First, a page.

“On State Street, that great street…”
Sinatra might’ve been singing about Chicago in this classic golden oldie (which even precedes him), but that feel-good energy enveloped my mind as I found myself strolling down Bristol’s famed street, indulging in the vivid sights and sounds taking place throughout.
The Bristol Rhythm and Roots Reunion was underway for its 21st Annual celebration on September 9th to the 11th this year, and it hit the mark once again, proving to be one of the premiere city block party music festivals in the country. And despite some adverse weather here and there, the good times and good music were found at every corner.
As a newcomer, it can be delightfully overwhelming, as there were 17 stages and over 100 acts, and it takes time to learn where everything is happening. One thing is for certain- you sure as hell get your steps in. So when planning your 2023 trip, scrap any cardio workout plans you may have had planned that week.
This was the case for me last year, as I did a lot of zig-zagging around, but my routes were far more precise this time. Whether it be the State Street Stage, Piedmont Stage, Country Mural Stage, Cumberland Park Stage or the many others, I had a much better grasp on my navigation. It was a much smoother affair.
And despite the “country” moniker attached to the festival, as it is facilitated by The Birthplace of Country Music organization, there is a rich array of acts rolling through.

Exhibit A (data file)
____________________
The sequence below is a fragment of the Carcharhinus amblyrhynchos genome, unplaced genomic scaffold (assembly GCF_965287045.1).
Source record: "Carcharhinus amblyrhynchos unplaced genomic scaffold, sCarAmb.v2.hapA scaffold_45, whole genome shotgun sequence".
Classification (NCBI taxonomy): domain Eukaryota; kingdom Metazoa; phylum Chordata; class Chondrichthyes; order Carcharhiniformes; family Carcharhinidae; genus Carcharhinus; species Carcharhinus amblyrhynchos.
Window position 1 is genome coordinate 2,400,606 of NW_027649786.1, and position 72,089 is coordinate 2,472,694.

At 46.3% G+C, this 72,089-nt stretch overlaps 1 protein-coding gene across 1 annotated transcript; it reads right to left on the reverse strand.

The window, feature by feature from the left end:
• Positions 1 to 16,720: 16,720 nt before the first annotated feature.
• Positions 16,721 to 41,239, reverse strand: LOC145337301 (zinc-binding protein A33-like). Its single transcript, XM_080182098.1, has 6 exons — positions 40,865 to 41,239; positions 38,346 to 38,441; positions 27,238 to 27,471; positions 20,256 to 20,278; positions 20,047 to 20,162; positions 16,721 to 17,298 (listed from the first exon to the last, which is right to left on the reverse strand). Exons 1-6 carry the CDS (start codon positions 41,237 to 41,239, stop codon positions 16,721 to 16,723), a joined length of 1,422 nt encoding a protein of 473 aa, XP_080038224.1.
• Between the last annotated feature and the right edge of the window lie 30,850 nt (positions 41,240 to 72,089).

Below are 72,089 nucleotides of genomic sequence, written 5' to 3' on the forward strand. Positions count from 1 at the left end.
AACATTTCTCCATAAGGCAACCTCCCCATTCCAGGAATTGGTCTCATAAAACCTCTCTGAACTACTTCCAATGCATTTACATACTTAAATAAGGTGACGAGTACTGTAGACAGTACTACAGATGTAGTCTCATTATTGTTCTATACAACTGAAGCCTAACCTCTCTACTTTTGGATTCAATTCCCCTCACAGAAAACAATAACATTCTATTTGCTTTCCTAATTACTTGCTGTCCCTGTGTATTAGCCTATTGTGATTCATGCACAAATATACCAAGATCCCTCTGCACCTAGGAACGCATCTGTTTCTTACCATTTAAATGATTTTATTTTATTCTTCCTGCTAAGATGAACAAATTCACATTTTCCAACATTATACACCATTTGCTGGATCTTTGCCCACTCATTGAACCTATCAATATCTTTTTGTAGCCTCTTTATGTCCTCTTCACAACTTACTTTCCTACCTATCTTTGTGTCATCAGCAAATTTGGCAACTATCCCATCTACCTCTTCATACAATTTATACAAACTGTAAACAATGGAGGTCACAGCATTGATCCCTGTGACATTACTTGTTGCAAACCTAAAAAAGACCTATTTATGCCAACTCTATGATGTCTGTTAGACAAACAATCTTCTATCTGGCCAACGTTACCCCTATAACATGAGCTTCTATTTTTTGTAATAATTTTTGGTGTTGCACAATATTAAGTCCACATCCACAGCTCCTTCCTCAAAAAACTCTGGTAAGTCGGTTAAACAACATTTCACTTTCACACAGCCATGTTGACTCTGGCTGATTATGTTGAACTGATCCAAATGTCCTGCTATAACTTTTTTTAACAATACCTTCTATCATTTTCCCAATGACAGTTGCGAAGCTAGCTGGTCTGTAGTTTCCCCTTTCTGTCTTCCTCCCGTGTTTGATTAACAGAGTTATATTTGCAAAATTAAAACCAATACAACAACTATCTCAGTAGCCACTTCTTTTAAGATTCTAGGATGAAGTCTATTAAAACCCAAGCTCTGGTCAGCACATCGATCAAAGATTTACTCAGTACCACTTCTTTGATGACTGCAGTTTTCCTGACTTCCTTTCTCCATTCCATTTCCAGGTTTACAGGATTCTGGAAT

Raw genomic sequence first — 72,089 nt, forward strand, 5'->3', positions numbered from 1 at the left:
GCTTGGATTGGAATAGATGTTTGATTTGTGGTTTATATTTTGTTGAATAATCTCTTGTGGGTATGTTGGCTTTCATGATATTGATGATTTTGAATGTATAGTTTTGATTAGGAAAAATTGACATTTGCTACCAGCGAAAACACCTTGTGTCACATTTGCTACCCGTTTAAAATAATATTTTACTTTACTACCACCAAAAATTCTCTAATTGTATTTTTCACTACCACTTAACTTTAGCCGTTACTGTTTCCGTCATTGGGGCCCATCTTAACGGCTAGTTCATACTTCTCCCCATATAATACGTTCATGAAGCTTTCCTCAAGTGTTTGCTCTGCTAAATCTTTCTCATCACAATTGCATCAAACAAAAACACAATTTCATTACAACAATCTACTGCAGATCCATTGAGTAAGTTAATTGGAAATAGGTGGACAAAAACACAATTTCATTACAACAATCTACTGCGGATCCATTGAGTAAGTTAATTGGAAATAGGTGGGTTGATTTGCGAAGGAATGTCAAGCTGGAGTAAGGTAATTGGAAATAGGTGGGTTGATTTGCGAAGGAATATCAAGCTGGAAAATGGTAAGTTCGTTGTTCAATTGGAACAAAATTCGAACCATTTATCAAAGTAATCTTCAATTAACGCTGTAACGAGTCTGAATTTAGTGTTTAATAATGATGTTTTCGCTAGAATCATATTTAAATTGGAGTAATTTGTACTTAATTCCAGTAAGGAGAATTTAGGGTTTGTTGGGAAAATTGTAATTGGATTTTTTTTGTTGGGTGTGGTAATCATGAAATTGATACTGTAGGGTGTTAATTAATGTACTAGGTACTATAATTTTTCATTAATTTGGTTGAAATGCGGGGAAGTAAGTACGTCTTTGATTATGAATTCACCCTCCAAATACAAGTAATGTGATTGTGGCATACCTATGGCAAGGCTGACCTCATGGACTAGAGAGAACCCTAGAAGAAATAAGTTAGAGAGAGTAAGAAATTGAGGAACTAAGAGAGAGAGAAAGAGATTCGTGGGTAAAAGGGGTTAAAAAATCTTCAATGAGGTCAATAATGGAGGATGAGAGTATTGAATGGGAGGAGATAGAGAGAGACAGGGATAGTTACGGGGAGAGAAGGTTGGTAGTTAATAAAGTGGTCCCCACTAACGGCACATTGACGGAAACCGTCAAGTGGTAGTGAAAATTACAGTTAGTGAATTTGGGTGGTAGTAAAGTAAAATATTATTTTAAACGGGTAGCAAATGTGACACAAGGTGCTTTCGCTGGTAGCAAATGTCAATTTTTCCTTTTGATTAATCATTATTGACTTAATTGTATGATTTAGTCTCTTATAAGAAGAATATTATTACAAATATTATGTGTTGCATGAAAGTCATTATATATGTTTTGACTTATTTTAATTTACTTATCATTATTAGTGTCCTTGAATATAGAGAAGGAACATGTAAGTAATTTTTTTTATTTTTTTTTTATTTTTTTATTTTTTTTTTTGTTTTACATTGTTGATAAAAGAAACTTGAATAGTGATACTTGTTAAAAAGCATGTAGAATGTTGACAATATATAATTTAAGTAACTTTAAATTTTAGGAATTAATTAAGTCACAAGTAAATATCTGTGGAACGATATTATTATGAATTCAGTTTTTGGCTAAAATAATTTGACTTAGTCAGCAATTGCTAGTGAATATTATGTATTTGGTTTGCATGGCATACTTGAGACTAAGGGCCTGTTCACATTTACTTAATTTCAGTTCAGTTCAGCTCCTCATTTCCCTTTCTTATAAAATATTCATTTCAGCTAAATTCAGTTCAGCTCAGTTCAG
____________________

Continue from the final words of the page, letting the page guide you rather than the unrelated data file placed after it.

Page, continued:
Maybe you want to hear some semi-psychedelic indie pop-rock? Go check out Aaron Lee Tasjan at the Cameo Theater or maybe Briston Maroney at the Cumberland Park Stage. In the mood for some rock and roll? Take a stroll to watch Asleep At The Wheel on the Piedmont Stage or Fantastic Negrito throw down at the Cumberland Park Stage. And naturally a majority of folks want that traditional country music, in which case you can watch Tanya Tucker swig tequila on the State Street Stage, or maybe Bill and The Belles on the Piedmont Stage, or perhaps The Del McCoury Band at the Paramount Theater. The options are plentiful.
The palpable sense of bliss and happiness is always something to savor as you make your way into the block party chock full of food trucks, vendors, and multiple street performers interspersed. It’s a dual-state shindig for the ages.
The night before she was set to play the 6th Street stage, we got the chance to talk with Emily Scott Robinson, who released her debut album, American Siren, with John Prine’s Oh Boy Records last year, and recently put out her newest single, “Built On Bones,” September 12th.
Robinson’s story as to how she got signed to Oh Boy sounds like something out of a poorly written daytime television show. One day she happened upon a DM on Instagram from label head honcho Jody Whelan, who expressed his interest in her music and bringing her on board.
“It came at a time that was so surprising for me. It was Fall of 2020, I had written and released a song called ‘The Time For Flowers,’ which is my pandemic song. And [Whelan] said he was out for a hike in Nashville when my song popped up on his Spotify. He essentially said if we could ever help you we would love to. I happened to have another record I was almost done writing, I had just lined up a producer and studio, and the next day I got that message. It was crazy. The universe was like alright, you’re ready.”
It was Robinson’s first time playing the Bristol festival or being in Bristol at all for that matter, and her excitement was palpable. She expressed being happy to be back near her roots, which are in North Carolina. “It’s going to be really lovely. The audiences are really awesome here.”